Onboarding with ProfoundUI – Unleashing the Genie
I’d like to start with some background on me. I spent the better part of 30 years of my career on some flavor of IBM midrange systems, starting out loading 8″ diskettes into the toast-rack of the System34 for the nightly backup. Five years ago, I took a new direction and moved into engineering management in the eCommerce space on the Java stack. I hadn’t touched an IBM i command line since…. until now. It was like putting on a favorite pair of slippers that you refuse to throw out. Within minutes, I was LIBLing and SPLFing like it was yesterday. I opened Rational Developer for “i,” and those keyboard shortcuts came flooding back. I still see they’ve mapped the “Open-Source Member” shortcut, CTRL-SHIFT-A, to two things. Why, IBM, do you make me have to fix that out of the box?
I am currently onboarding with Profound Logic to become one of their solutions architects. A small and intimate organization where everyone seems to be busy working on the deal of the century. OK, I’m on my own here. This can’t be too difficult, can it? A quick hunt and peck around the documentation, and I find what I’m looking for, the installation guide to their 5250 Modernization Tool, ProfoundUI, and Genie.
The process starts with the download of the installation package. It comes in two flavors, an unattended Windows® installer or IBM i save file (SAVF), the latter being the option available to those with restrictions on server access. Being the efficient (read that as lazy) guy that I am, I opt for the Windows® option and fire it up. After answering a few questions on the server, login credentials, listening port, and instance name, I hit the OK button, and away it goes. The questions asked got me thinking about running multiple product environments for DEV and QA, keeping things separate from Production. I later learn that not only is this doable (with no additional licensing) but setting up CD automation to move files between environments looks straightforward.
By the time I’m back with a fresh cup of coffee, the installation finishes, and I’ve got a new URL shortcut on my desktop, inviting me to the” Welcome” page. Choosing to start right in the middle, I launch a few Genie Skins. Each Skin is a browser-enabled 5250 session with a .CSS file providing look and feel. Out of the box, Genie has given me browser access to the IBM i. Time to throw away the local client access install. The Classic Skin gives me a green-on-black look that we’re all familiar with but trying out a few more, I see menu options as clickable hyperlinks and function keys shown as a menu bar on the right-hand side of the screen.
The .CSS can be built out to perform as little or as much auto-transformation of the 5250 data stream as you want. Need company branding on every page? Add it to the base .CSS file, and all users will see the same new colors and logos on all screens. Identify subfiles on the fly and change numeric row selection options to clickable dropdowns? Modify the .CSS for the skin, and every page will adopt the new styling with no further changes necessary. The out-of-the-box transformation an organization can achieve with just a couple of configuration switches or a few days of .CSS development is remarkable. Genie can analyze the 5250 data stream to identify the various screen elements versus a simple screen scrape by position. This is how Genie can spot a date field on the fly and add a date-picker control. I’ve tried some screen scrapers over the years, and they’ve been buggy and unstable at best. So far, Genie works straight out of the bottle.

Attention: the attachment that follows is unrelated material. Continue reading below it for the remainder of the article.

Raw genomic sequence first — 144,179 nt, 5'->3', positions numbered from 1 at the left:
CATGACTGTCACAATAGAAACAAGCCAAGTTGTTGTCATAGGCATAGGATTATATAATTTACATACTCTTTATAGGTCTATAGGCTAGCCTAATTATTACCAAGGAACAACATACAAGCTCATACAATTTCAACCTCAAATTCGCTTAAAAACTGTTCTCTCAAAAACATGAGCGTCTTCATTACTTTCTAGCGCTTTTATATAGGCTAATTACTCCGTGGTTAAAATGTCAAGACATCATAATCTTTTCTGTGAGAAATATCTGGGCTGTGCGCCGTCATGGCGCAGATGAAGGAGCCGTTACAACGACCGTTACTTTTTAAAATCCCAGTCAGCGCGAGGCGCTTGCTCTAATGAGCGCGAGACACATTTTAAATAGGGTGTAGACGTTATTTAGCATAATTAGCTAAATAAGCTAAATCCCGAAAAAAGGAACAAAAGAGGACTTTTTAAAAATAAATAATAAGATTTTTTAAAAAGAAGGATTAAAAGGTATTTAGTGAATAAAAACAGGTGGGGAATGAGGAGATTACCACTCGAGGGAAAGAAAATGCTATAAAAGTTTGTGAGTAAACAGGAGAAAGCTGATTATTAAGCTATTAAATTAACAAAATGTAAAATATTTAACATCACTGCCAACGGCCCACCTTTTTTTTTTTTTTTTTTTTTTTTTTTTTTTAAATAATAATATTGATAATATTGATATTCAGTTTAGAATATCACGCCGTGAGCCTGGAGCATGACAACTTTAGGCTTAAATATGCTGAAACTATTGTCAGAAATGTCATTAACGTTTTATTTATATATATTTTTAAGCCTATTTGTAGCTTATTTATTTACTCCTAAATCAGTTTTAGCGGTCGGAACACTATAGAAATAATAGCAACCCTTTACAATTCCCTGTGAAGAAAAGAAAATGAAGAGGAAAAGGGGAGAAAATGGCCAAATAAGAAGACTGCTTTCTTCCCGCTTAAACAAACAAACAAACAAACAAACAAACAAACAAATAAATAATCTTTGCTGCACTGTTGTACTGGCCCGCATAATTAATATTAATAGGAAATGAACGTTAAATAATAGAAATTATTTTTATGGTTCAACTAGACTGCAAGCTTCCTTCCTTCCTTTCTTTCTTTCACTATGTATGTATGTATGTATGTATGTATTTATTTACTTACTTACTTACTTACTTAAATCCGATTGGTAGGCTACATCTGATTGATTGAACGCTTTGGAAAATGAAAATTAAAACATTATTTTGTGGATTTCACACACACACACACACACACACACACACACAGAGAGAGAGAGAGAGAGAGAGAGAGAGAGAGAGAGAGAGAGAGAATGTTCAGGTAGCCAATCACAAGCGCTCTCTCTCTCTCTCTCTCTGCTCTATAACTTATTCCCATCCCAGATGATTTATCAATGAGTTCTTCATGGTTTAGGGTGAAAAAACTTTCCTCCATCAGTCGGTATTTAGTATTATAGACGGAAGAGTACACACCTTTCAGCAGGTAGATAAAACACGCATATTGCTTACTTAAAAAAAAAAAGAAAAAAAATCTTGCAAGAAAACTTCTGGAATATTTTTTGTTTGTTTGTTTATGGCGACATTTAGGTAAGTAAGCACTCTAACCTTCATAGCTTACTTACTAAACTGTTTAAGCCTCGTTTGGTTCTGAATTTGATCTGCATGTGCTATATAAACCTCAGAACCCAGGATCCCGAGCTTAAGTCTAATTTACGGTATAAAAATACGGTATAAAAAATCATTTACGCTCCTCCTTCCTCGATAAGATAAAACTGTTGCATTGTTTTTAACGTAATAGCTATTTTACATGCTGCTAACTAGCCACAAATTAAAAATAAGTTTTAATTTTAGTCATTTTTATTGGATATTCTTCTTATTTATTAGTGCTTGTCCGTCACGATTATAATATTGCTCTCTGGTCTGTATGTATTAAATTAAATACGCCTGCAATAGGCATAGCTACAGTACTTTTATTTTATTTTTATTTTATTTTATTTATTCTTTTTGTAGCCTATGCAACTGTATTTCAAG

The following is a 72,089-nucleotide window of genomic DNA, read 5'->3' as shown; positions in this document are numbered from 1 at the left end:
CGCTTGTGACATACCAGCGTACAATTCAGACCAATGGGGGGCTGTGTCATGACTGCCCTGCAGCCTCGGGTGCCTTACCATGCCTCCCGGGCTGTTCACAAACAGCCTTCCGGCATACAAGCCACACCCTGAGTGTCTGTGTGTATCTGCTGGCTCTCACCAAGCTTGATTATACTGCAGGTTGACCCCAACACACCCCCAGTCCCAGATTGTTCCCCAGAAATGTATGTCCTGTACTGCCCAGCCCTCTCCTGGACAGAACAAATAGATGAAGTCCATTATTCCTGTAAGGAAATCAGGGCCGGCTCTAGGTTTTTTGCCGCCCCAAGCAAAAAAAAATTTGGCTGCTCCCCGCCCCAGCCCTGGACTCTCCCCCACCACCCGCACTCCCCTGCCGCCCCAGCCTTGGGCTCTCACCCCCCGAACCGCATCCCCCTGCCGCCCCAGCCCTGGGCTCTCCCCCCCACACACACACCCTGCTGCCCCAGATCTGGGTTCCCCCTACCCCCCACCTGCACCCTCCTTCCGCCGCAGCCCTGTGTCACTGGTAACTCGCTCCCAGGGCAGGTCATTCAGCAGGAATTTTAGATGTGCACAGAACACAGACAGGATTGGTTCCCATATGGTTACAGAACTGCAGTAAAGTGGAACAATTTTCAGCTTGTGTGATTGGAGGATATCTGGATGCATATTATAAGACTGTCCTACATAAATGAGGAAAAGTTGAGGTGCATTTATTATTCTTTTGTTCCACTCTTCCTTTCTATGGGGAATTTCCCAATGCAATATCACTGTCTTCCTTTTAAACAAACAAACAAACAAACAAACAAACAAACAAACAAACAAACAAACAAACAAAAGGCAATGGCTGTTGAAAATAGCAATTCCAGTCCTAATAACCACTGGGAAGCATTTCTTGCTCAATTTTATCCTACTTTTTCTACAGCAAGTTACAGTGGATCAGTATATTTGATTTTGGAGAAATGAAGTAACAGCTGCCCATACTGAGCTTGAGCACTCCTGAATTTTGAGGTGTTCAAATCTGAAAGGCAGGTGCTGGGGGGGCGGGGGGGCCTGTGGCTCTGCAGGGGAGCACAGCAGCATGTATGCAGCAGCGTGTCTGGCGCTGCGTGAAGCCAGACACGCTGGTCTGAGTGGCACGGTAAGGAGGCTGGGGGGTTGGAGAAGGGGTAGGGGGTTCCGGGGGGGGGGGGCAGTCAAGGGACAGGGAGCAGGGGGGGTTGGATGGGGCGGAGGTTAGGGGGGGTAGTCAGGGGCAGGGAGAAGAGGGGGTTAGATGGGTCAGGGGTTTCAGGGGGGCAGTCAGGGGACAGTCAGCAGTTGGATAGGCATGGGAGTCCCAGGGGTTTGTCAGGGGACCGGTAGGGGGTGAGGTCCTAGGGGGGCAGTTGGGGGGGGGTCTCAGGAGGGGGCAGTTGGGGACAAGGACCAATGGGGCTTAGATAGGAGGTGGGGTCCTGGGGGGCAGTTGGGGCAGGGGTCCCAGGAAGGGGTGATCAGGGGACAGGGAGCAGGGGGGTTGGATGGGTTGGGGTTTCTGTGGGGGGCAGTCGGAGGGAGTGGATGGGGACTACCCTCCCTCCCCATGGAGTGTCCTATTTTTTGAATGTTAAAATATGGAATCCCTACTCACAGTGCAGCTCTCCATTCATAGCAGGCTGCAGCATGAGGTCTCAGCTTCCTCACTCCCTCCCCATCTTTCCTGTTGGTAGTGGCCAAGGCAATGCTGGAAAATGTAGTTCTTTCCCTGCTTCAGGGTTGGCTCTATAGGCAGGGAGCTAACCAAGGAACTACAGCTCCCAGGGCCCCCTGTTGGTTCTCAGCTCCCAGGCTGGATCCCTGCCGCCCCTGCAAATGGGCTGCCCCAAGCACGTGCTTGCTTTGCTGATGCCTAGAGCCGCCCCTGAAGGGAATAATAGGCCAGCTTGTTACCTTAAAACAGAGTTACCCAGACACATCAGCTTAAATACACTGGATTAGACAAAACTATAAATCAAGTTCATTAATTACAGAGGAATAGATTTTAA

I see the Genie Administrator option available to me on the Welcome page, so I click it and explore it some more. I’m grateful for the Welcome page, as there are quite a few new URLs to become familiar with. This launch page will prove helpful until I’ve committed those to memory or organizing my bookmarks. Genie Admin provides me with many switches for each skin to further control how each screen is displayed to the user. Changes made here affect everyone using the same skin. But hang on. I can clone skins. So, I could give my power users one style while leaving those slow to adapt with the native 5250 look and feel? Nice! It’s then that I also discovered the “Enable Designer” switch. I turn it on, and I’m presented with some new options. Let the fun begin.
Genie Designer allows me to tweak how each screen is rendered, over and above what can be achieved with the base .CSS encoding. Now I can break through the boundaries of the 24×80 screen and move things around. After all, I’m in the browser directly. I can scroll, can’t I? I’m presented with a toolbox of widgets on the left-hand side. A veritable toy store of things to play with. Buttons and panels, checkboxes, radio buttons, spinners, and sliders. The list goes on. We can have some serious fun here. I quickly see the benefit of controls like panel groups. What an easy way to clean up a busy screen. It’s also so simple to implement, thanks to the Genie Designer. And, of course, all without making any changes to the program behind the scenes.
I manage to improve the basic panel cosmetically, move information groups into tab panels, and throw a couple of large colorful buttons on the screen for those opposed to pressing a function key. After digging a little more into the documentation, I add a dropdown with values direct from the database, replacing a legacy prompt pop-up program. If I don’t have to write my prompts anymore and have Genie do the work for me, I can get my applications to production much quicker and keep my transaction data that much cleaner. I think we all have that record with a rogue “?” embedded in it from a prompt capable field with weak validation.